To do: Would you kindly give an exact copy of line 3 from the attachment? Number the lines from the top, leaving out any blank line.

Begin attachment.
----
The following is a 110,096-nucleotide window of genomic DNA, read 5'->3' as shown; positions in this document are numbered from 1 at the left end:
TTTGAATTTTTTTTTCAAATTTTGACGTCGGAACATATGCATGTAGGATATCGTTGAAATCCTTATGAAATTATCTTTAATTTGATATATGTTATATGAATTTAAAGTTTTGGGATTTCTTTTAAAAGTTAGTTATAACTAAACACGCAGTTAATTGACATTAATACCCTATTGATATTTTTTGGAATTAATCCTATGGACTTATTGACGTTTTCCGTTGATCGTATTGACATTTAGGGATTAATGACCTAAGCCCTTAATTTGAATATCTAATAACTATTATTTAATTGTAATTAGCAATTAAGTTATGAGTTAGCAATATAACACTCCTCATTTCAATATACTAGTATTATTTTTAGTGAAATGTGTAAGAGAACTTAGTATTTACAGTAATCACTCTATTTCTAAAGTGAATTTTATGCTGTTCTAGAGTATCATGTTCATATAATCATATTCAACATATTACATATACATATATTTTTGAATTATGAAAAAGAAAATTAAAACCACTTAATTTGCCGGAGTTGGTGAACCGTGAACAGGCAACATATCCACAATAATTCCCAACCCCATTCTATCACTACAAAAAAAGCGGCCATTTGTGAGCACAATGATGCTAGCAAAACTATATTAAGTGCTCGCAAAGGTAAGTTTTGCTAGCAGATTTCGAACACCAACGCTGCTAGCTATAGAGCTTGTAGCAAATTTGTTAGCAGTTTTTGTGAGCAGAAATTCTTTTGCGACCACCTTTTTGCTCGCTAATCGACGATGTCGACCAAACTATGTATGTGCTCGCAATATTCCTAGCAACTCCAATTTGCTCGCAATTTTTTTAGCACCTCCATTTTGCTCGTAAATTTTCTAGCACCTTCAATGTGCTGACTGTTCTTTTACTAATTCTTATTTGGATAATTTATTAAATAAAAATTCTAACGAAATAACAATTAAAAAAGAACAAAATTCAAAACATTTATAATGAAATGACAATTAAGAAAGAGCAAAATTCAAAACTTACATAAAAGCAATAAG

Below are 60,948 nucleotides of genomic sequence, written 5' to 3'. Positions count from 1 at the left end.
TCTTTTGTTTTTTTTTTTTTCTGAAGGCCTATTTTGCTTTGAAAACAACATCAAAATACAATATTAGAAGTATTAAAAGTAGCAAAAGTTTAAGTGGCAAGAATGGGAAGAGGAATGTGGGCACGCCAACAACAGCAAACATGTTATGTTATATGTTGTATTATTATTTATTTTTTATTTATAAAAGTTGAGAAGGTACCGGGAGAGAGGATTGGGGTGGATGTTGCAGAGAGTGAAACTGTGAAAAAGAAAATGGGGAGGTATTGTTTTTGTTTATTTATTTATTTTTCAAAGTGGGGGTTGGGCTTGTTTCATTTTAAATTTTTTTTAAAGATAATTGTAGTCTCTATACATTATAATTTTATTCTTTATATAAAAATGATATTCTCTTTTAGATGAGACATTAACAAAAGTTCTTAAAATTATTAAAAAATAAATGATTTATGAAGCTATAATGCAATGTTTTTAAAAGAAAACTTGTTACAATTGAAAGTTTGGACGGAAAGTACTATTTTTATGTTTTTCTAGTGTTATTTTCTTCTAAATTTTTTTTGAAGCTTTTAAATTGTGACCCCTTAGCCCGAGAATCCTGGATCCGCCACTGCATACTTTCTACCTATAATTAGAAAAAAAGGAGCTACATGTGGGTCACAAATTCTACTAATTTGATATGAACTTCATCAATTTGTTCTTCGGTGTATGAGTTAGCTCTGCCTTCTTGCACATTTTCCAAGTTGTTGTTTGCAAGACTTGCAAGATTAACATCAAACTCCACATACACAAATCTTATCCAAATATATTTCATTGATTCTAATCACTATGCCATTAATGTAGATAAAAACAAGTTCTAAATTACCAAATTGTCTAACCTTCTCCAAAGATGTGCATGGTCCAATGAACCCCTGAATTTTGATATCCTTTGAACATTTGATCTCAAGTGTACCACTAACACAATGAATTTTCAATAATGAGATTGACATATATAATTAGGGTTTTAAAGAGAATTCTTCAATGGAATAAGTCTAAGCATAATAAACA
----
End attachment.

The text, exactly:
Below are 60,948 nucleotides of genomic sequence, written 5' to 3'. Positions count from 1 at the left end.